Thursday, March 16, 2006

War and Peace: Wagah and Amritsar

After 3 days in bed and a day down the pub recovering from the famed Delhi Belly (not a laugh I promise you) I was literally bursting to move on from Delhi. A place with many great sites and some lovely people but in many other ways one of the biggest shit-holes I have ever been to in my life. I do apologise if this offends anyone, but when you can tell the vicinity of the uncountable shanty villages with your eyes shut you get an idea of the true depths of poverty. Serious and severe poverty of the likes I have barely witnessed before.


So we jumped on a series of cramped buses filled with friendly people insistent on conversation and headed to Amritsar. This is in the Punjab, the home of the Sikhs, and the Golden Temple within Amritsar is the most holy site of the religion. Hence a high proportion of wonderfully coloured turbans - quite a site from the back of a bumpy bus.

The temple is an utter shock after roaming through small dirty streets of the city, full of movement and congestion. After removing your shoes and donning a scarf to cover the head you enter a place of peace. In the centre of a large rectangular compound splashed in white and beautifully decorated is a large smooth pool with the most intrinsically decorated golden temple at its centre. On entering through a high arch my heart skipped a beat as I witnessed the beauty of the temple glittering across the water.

I had heard stories of this magnificent temple before but did not expect to be taken aback as much as I was. What I found was a place of greater peace (not to be used lightly), tranquility, and generosity then I have ever had the honour to witness.

Thilo and I spent two days walking around the pool (5 times is part of ritual), speaking with the charming people, taking the food on offer, and meditating. In the heart of the sanctum of the golden temple you can feel the spirituality of the place emanating out as the verses of the holy book are sung across the water inhabited my meandering coy. Whether in the inner temple itself, or sitting on the outside looking across the water, I found my mind wonder near and far with ease and clarity. I learned much. This is a very very special place!!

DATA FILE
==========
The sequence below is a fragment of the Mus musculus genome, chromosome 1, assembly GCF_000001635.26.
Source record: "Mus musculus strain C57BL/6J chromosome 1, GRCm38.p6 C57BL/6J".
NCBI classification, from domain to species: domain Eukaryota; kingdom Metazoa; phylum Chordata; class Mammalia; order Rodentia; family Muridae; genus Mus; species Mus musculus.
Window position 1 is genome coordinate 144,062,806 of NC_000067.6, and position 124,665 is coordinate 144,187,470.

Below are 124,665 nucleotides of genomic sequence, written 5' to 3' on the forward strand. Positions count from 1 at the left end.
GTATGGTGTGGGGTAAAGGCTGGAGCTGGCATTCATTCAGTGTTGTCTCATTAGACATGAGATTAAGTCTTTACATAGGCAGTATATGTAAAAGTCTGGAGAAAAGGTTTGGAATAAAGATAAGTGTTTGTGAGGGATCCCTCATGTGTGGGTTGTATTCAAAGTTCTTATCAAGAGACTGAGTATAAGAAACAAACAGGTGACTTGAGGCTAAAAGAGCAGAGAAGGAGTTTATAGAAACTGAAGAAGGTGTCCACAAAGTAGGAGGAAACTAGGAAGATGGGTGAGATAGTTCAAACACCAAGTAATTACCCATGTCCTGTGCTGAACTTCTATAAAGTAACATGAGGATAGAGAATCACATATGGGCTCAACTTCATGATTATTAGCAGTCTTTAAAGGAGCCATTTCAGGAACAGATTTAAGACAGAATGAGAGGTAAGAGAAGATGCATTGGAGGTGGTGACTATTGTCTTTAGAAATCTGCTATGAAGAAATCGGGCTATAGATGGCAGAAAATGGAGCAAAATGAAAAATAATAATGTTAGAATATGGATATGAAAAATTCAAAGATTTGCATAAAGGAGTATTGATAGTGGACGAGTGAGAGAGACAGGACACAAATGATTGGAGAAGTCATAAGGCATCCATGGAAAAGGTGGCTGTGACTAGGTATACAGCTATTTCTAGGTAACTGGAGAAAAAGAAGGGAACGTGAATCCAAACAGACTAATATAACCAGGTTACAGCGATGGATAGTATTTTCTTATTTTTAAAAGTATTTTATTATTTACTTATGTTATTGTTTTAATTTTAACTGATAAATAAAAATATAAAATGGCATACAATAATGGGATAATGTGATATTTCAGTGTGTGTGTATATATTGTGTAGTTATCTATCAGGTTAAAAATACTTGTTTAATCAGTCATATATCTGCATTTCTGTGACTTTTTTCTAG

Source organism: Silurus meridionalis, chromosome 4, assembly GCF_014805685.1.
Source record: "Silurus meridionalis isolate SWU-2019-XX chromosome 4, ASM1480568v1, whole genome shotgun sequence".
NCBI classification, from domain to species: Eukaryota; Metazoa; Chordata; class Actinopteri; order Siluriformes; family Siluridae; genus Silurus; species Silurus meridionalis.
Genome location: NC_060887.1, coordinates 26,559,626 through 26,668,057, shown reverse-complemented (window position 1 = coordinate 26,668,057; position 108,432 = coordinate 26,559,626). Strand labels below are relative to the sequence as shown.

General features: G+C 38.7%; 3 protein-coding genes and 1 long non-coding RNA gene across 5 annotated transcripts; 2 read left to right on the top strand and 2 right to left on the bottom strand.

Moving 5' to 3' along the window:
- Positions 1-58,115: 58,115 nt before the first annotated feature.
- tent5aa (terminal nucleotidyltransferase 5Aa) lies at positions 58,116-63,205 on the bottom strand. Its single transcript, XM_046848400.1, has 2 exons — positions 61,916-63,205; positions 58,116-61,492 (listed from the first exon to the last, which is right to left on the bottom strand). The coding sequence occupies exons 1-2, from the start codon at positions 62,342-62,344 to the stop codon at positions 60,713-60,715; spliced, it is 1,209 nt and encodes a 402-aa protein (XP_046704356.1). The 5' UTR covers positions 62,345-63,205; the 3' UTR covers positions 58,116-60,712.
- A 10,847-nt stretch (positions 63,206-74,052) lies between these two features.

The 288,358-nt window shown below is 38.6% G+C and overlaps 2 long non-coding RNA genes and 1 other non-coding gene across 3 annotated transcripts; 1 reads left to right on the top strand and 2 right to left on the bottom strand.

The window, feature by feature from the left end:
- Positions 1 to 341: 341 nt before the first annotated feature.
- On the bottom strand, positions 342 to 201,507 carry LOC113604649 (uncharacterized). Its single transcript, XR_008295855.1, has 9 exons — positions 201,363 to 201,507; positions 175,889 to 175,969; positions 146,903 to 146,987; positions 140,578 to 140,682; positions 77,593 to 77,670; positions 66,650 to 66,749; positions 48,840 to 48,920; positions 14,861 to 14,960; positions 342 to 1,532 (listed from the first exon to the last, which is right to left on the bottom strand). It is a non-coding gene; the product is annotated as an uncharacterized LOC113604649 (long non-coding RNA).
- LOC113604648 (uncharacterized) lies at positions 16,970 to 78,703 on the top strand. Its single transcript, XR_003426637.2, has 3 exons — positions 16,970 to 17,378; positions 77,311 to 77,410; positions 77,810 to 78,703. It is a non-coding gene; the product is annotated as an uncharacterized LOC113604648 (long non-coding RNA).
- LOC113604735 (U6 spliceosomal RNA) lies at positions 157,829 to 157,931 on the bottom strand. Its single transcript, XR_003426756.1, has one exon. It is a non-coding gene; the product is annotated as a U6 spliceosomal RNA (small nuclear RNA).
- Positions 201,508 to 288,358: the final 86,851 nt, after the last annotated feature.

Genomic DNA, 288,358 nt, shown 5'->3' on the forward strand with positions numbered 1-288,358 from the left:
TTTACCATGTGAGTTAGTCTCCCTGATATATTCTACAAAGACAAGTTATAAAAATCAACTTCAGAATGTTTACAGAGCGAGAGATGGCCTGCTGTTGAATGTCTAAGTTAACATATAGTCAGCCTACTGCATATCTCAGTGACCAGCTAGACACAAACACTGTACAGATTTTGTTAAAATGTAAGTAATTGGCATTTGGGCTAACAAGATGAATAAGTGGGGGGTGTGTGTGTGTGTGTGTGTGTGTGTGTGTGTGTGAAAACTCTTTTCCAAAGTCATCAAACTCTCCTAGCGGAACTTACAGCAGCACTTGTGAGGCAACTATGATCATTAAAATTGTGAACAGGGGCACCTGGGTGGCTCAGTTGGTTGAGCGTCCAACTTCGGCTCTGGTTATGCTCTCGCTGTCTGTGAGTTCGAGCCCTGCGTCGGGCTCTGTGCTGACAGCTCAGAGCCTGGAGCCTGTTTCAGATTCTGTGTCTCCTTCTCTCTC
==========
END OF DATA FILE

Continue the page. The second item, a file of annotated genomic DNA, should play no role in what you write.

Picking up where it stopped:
More has to be mentioned of the people. The colours on the dresses and turbans are astounding, but what struck me more was their acceptance, generosity and friendliness. From numerous people wishing to explain the beauty of their religion and wanting to learn about us, to the serving of free meals for all in some of the largest kitchens in the world serving thousands of pilgrims a day - it is more than a bit of fun to help wash up!

As an outsider I did not expect people to take me with open arms into their most holy of places, but here all are accepted. There are purposely four gates to symbolise that it is a temple open to all castes of Hindu (Sikhs did away with the caste system) and Muslims are similarly welcome. This is even more remarkable when you learn of the history of persecution and warfare that surround the Sikh.

From the mesmerising chanting, to the touching little details such as the trees of prayers and the mystifying sight of pilgrims dousing themselves in the water before a sight of such beauty and serenity. I shall not forget this place. Further, I intend to revisit it for longer and to visit a Sikh temple back home. A religion with such acceptance and beauty takes to your heart. I have much to learn!


Within just a few kms of the temple is a place of such utter contrast that it is, like the ceremony I am about to explain, darkly hilarious.

At the close of day at the currently only open border between the not so friendly neighbours of Pakistan and India, a quite ridiculous theatre unfolds. Thousands gather on each side of the border in stands to witness daily ritual insult. I simply can not explain the absurdity of the whole situation as soldiers from each side in matching silly chicken hats, frog-march towards each other at the gate and then stamp and wave strange hand gestures at each other while the people chant "Hindustan" and far more insulting things.

Here we have one of the biggest political flash points in the world reduced to a comedy show. Isn't humanity strange but wonderful.

Unfortunately for Pakistan, I have to say they come off a bit worse with smaller segregated stands and a uniform that is very noticeably darker, with black capes and chicken hats, in stark contrast to the bright colours of the Indian forces. You can not help but think a little of the Evil Empire vs the Rebel Alliance, not that I have any political opinions on this subject.

So as the flags come down and they insult each other a few more times to the delight of the incredibly nationalistic crowds, days of mind-shocking contrast come to a close. Despite the dark comedy in the WAR, my heart is well and truly with the PEACE.
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